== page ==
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In Review: Maiden Voyage Festival

The history books may remember the end of August 2019 for bringing us the end of British democracy, but I’ll remember it for the beginning of Maiden Voyage festival. Basked in sunlight on the historic Three Mills Island in east London, the day festival’s inaugural edition was a grand success, showcasing a variety of acts and a new way of doing festivals; all for the affordable price of £35.

The Camden-based Jazz Cafe organised this new festival, and this is reflected in its vibrant aesthetics and a line-up packed with stars and up-and-coming artists alike. Aside from the names within the line-up, what was significant about Maiden Voyage was how there was no discernible hierarchy among the artists. Unlike most other festivals, where there is an obvious headline act who plays the final slot and for the longest time, Maiden Voyage had a more equitable balance among its acts. For instance, Roy Ayers, who is known by some as the “Godfather of Neo-Soul”, played only a forty-five minute slot in the mid-afternoon, while Awesome Tapes From Africa – Brian Shimkovitz’s obscure record label that collects cassette tapes from West African street markets – occupied the longest slot of the day.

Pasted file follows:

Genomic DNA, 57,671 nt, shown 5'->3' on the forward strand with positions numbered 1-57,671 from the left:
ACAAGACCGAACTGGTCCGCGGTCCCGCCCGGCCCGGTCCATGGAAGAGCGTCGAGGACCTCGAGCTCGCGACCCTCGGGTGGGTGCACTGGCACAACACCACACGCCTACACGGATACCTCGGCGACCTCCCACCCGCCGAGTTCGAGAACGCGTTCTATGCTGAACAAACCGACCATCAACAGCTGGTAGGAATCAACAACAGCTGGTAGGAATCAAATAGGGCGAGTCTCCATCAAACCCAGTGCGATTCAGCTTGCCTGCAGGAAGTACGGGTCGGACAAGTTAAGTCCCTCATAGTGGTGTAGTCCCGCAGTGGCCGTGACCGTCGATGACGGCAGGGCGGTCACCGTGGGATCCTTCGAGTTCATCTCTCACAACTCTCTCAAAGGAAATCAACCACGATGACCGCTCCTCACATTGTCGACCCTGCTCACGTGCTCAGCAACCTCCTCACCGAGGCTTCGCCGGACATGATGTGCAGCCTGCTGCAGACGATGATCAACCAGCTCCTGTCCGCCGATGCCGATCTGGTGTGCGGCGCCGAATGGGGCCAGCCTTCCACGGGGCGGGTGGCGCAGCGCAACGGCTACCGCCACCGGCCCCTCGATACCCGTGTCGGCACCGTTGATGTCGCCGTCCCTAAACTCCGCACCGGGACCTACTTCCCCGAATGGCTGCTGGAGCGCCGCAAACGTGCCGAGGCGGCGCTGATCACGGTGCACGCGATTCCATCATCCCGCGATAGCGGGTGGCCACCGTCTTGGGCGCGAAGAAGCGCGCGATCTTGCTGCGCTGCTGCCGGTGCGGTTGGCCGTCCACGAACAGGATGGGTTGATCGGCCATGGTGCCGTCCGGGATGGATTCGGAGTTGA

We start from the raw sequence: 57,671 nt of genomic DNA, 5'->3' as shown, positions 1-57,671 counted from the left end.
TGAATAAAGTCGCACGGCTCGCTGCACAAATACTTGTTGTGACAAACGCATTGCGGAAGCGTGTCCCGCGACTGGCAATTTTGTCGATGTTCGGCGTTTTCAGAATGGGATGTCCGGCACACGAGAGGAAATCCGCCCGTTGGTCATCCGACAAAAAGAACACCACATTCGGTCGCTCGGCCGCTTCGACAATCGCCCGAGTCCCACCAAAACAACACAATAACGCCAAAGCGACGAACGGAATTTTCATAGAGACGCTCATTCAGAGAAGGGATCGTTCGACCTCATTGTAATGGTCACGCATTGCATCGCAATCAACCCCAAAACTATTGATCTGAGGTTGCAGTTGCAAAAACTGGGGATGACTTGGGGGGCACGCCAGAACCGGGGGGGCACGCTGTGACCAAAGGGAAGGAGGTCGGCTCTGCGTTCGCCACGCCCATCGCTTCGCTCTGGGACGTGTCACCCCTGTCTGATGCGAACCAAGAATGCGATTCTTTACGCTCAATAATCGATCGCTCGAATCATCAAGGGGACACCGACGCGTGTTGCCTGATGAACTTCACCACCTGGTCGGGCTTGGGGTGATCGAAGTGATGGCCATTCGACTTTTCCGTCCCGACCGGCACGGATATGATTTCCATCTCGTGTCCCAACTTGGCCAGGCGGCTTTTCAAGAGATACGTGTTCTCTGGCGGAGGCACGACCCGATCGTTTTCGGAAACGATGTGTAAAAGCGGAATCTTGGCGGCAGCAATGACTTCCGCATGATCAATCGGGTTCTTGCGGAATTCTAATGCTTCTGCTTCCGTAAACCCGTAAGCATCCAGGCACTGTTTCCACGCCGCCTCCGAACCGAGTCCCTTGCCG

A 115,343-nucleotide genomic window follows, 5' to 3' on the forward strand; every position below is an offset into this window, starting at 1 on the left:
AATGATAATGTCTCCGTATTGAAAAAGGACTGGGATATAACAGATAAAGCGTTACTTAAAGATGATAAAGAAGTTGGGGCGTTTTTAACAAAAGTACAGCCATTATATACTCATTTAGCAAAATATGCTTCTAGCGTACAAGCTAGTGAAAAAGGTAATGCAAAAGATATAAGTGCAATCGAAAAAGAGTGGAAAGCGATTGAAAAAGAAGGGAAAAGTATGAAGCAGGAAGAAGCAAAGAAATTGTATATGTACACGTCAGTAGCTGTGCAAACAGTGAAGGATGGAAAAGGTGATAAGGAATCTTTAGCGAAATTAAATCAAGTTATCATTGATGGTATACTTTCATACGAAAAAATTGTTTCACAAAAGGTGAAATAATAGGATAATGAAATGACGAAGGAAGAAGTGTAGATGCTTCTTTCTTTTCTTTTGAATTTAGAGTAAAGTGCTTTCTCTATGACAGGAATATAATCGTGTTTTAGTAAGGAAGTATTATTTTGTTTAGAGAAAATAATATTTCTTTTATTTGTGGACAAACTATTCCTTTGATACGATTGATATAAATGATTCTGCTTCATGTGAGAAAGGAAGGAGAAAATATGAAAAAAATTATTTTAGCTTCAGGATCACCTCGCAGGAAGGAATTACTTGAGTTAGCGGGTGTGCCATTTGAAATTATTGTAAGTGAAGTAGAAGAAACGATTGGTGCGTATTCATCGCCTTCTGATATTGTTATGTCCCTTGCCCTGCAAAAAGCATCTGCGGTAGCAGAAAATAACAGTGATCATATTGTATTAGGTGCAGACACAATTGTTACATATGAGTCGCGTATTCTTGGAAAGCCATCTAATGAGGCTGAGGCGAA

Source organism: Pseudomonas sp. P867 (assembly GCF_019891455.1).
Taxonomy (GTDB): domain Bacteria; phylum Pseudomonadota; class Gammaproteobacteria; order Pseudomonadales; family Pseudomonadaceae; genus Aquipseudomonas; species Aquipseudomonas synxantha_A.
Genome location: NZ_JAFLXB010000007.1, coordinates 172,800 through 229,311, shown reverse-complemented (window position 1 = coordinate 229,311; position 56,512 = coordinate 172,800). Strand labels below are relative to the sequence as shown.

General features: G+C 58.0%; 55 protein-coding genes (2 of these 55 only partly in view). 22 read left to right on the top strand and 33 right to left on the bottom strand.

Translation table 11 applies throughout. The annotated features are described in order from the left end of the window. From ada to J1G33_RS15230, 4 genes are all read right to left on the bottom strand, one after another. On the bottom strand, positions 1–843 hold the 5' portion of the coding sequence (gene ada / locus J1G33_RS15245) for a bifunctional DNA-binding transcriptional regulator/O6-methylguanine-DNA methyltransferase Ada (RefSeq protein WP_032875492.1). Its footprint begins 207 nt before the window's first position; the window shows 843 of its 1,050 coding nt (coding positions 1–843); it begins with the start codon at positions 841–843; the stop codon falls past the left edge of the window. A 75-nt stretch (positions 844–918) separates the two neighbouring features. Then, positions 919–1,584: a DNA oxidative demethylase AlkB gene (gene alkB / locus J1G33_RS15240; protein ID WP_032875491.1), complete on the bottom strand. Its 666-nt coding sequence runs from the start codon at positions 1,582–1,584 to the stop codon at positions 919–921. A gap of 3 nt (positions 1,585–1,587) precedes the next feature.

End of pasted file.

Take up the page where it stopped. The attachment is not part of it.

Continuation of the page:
This welcome innovation was made to work by the fact that all artists had to share the same stage and crowd. The advantages of this were that there were no clashes, which tends to cause festival-goers frustrating dilemmas, and the less well known acts were able to achieve far more exposure to a new audience.

The music itself did not disappoint. Charlotte Dos Santos, a Brazilian-Norwegian jazz singer based in Berlin, was one highlight as she and her band were able to reproduce the smoothness of her studio-recorded songs without this preventing them from improvising extended jazzy interludes. Madlib provided the crowd with a relaxed DJ set, epitomised by his regular toasting and sipping of a big glass of champagne, and the inclusion of his and Freddie Gibbs’s new hit single ‘Crime Pays’. However, the best act was Gilles Peterson and Bradley Zero’s back2back DJ set to close the day which mixed through modern dance, funk, and bossa nova jazz. The atmosphere was unrivalled as the blistering heat passed. Once the sun had gone down, we saw a in a new burst of energy from the DJs and the crowd to finish off the day.

All in all, Maiden Voyage’s first edition was fun and different – fun perhaps because it was different. Let's hope there will be a 2020 edition for the history books.

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